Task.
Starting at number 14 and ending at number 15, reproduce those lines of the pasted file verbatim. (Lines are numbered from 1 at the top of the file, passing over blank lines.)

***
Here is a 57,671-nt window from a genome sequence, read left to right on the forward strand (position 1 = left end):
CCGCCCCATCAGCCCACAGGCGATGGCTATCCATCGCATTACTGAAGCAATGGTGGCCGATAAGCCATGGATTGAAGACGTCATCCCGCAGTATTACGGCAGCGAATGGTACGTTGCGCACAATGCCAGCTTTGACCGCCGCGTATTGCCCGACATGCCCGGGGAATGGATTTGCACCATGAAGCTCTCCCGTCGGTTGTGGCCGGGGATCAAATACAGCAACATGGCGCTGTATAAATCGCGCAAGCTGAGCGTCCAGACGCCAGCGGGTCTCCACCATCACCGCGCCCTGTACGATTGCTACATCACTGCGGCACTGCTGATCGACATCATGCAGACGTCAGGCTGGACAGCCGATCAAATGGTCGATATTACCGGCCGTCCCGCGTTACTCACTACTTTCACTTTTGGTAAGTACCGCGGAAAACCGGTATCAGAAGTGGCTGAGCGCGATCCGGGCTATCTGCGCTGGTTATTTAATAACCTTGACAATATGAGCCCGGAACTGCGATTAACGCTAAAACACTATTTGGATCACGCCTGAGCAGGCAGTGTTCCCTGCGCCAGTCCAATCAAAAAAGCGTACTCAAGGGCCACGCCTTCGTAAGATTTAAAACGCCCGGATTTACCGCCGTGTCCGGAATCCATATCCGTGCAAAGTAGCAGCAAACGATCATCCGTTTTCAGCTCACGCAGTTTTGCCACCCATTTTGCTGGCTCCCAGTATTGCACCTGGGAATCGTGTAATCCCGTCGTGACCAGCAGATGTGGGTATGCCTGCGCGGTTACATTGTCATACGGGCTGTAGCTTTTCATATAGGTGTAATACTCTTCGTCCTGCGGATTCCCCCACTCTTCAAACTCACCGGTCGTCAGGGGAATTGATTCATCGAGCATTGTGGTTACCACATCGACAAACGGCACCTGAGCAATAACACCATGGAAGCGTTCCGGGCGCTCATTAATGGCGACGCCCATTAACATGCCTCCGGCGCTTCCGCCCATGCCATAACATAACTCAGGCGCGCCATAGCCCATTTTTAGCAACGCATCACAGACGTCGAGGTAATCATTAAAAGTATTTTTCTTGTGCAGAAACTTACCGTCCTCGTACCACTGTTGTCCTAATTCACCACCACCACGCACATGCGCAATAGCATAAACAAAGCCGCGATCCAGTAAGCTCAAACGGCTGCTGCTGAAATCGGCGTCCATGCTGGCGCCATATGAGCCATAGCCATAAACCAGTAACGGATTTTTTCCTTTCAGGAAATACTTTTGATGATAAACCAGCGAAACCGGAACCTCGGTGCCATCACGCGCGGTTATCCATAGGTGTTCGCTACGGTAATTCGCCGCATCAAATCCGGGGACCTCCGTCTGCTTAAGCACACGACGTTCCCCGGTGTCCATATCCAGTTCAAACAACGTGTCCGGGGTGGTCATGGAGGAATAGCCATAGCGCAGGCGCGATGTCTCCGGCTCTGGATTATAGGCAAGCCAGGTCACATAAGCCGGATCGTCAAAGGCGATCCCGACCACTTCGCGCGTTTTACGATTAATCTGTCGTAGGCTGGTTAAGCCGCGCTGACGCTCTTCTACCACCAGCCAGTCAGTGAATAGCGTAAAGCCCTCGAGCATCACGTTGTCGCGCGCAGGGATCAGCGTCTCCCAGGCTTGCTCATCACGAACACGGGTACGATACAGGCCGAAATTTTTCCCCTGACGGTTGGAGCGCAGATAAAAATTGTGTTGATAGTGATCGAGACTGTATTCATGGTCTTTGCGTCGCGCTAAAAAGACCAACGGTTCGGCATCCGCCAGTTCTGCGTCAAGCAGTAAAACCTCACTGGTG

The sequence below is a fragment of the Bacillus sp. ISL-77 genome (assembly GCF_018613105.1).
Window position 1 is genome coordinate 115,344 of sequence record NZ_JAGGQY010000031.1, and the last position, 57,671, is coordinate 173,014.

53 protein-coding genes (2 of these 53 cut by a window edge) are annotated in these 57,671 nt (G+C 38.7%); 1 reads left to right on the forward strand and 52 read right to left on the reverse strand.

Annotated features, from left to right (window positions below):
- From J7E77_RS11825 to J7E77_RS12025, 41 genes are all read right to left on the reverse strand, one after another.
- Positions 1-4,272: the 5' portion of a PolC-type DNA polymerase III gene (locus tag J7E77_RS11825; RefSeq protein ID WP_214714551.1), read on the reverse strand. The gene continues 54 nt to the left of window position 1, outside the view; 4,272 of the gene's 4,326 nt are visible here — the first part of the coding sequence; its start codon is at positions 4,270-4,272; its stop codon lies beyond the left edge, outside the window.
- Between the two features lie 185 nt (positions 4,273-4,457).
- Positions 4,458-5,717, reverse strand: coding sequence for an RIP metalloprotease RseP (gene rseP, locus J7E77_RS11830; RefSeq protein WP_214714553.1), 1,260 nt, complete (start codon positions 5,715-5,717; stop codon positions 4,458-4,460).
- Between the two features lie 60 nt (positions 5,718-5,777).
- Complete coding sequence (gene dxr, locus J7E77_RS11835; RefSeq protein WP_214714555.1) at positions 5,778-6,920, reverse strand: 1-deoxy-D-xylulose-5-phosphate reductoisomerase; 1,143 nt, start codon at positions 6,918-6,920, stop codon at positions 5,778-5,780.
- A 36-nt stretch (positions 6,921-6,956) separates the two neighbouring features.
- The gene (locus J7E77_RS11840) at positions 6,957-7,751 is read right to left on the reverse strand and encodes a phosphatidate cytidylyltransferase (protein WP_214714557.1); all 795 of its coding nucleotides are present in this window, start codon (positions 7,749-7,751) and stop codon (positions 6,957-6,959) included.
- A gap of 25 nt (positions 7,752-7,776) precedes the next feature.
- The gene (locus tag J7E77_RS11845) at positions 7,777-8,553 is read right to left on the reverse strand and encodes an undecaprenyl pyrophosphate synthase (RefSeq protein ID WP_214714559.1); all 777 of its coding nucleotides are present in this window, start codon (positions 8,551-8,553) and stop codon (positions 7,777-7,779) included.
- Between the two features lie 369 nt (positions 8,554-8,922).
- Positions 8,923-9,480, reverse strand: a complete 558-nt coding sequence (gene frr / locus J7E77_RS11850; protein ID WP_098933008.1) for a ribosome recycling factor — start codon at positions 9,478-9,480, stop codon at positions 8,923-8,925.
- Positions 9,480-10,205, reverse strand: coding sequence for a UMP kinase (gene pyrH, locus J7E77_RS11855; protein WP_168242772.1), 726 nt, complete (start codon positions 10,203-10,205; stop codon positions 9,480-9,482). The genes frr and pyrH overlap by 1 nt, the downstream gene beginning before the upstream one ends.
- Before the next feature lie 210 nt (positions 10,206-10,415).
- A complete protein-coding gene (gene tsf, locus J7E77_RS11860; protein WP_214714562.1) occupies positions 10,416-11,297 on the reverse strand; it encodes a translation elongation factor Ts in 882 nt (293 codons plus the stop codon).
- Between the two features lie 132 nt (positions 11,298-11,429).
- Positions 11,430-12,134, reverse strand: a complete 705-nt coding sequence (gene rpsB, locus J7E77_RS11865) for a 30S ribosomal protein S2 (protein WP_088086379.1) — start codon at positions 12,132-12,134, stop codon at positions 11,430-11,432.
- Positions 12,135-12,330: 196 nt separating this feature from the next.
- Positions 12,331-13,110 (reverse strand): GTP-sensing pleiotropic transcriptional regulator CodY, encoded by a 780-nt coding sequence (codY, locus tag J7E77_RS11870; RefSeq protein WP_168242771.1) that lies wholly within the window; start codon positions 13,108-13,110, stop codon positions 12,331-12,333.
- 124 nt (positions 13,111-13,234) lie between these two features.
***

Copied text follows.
- The gene (locus J7E77_RS11840) at positions 6,957-7,751 is read right to left on the reverse strand and encodes a phosphatidate cytidylyltransferase (protein WP_214714557.1); all 795 of its coding nucleotides are present in this window, start codon (positions 7,749-7,751) and stop codon (positions 6,957-6,959) included.
- A gap of 25 nt (positions 7,752-7,776) precedes the next feature.